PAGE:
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I made something very stupid. I made a commit using git commit (file edits + new files) (C). Then I made amend last commit. Then I deleted all files recursively (!) using git rm -r Then I made another git commit (C).

A-B-C
    ↑
  master

Is there any way to undelete the files but keep the changes I had in my first commit? (C) I'd rather do not go back to (B). I tried git reset --soft head^, so then the git status lists files I deleted, then I did git checkout, but still no luck. I don't even know if it's possible.

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so you want your files of commit A back? –  uDaY Feb 28 '12 at 7:01
1  
No, I want to still be on C but without files deleted, only my file edits and file adds. I do not have the files in my working tree now, they are deleted. –  Nately Feb 28 '12 at 7:05

2 Answers 2

up vote 69 down vote accepted

Do yourself a favour and do not do git checkout <hash> like the other answer suggests and go into more problems.

IF you have deleted file from your working directory and not committed the changes yet, do:

git checkout -f

CAUTION: commit uncommitted files before executing this command, otherwise you're gonna lost all of them

The deleted files should be back again.

If not and if you can find the commit that you want ( C, etc. - your question is not clear ) from git reflog, just do git reset --hard <hash from reflog> and you should be all set.

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3  
+1 You might add a link to a detached head question (like stackoverflow.com/questions/3965676/why-did-git-detach-my-head/…), to illustrate the issue with the git checkout SHA1 answer. Would ORIG_HEAd have helped in this case? (stackoverflow.com/questions/964876/head-and-orig-head-in-git/…) –  VonC Feb 28 '12 at 7:44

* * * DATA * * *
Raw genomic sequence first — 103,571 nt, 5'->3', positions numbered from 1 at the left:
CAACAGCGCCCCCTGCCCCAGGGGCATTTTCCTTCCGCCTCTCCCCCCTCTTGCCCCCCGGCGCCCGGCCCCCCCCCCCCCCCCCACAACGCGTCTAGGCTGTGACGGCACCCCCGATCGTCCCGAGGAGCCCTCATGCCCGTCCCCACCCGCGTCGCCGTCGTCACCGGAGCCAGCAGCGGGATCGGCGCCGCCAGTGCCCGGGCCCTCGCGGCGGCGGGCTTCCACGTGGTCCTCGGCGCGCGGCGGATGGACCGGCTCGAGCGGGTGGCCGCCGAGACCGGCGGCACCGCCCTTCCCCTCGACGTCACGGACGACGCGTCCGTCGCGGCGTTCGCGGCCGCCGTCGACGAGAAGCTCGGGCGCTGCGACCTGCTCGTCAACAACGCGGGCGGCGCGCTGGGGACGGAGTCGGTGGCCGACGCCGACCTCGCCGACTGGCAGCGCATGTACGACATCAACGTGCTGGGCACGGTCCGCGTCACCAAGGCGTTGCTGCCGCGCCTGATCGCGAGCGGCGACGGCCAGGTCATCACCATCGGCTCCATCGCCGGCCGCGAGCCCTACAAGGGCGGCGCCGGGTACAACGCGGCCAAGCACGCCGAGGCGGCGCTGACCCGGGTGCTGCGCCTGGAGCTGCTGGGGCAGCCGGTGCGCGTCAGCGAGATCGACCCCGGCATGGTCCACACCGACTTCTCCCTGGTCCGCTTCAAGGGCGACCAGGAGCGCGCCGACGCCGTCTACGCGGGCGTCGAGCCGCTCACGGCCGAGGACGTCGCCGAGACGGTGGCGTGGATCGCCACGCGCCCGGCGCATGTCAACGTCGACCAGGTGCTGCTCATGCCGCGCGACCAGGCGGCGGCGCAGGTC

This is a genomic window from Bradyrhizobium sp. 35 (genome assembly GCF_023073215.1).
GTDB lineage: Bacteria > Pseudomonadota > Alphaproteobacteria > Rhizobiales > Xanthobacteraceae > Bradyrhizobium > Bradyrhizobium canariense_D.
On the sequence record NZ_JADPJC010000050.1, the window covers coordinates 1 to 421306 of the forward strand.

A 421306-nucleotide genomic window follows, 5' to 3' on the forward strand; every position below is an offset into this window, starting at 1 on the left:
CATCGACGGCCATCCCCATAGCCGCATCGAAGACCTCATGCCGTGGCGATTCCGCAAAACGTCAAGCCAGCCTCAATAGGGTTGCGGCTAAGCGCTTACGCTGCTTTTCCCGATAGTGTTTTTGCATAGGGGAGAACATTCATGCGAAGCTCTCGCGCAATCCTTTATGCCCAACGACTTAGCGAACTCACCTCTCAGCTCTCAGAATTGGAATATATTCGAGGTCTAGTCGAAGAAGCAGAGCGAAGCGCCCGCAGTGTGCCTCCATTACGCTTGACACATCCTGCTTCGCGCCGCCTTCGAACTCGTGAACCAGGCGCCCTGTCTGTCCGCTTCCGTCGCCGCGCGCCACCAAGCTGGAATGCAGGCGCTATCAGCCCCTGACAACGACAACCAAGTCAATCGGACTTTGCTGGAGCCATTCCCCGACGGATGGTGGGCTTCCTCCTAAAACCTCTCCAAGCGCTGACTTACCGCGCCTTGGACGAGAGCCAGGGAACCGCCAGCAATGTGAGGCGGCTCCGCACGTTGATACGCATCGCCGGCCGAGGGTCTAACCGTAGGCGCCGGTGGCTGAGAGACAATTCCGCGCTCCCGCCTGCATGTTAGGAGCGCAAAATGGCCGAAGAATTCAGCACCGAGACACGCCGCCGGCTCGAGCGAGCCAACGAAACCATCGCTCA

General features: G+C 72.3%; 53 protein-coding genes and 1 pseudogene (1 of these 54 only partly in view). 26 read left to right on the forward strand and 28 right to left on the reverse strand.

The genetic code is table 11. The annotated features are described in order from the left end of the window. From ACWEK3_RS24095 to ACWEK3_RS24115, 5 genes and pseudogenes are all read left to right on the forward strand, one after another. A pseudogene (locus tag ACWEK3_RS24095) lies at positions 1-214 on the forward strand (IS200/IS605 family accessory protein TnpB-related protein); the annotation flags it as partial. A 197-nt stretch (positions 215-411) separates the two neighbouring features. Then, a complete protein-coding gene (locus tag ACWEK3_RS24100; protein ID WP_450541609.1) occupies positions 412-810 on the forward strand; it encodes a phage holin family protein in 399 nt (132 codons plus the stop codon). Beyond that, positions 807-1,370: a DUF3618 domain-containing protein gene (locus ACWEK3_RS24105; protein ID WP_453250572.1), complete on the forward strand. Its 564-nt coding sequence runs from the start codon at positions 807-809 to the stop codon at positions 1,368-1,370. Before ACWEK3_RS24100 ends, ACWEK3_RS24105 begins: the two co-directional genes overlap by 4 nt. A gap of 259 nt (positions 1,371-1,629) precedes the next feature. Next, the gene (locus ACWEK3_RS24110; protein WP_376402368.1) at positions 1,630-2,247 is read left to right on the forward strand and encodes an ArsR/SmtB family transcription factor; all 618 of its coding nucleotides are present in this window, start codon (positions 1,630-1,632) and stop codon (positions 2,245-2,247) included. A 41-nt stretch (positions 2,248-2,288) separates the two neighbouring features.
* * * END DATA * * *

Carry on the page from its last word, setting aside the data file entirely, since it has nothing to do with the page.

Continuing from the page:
Ok, so this answer is actually better. reset --hard to <hash> leaves me on my master branch, and I'm not left in 'detached HEAD' state. The answer by Sasha was also good in case of retrieving my lost data. –  Nately Feb 28 '12 at 8:01
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Thank you for saving my ass just now. –  Seth Sep 20 '12 at 15:04
14  
In addition to restoring your deleted file, git checkout -f also discards all other changes that you have not staged so beware. –  chrisjleu Mar 12 '14 at 15:49
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That last comment needs to be highlighted. And beware that it does NOT restrict itself to your current directory as you might assume, it'll clobber your entire repository. wow. –  Tom Mar 26 '14 at 11:30

If I understood you correctly you rewrote commit C. So the original commit, let's call it C1 is not accessible from your commit graph, but it is still there (git keeps all commits for a while). Use git reflog to get the commit hash and git checkout <hash> or another appropriate command to get to the old state C1.

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My god! Thank you soooo much! The commit was there. You saved me three weeks of work (since last commit ;) ). THANK YOU! –  Nately Feb 28 '12 at 7:16
    
One more question. Now it says I'm in 'detached HEAD' state. How do I get back to be on my 'master' branch? –  Nately Feb 28 '12 at 7:25
    
You are welcome. However, I do not understand the down vote. A git reset --hard <hash> is potentially far more dangerous. It was not clear if the poster had amended the original commit C with changes he wanted to keep. –  Sascha Feb 28 '12 at 8:09

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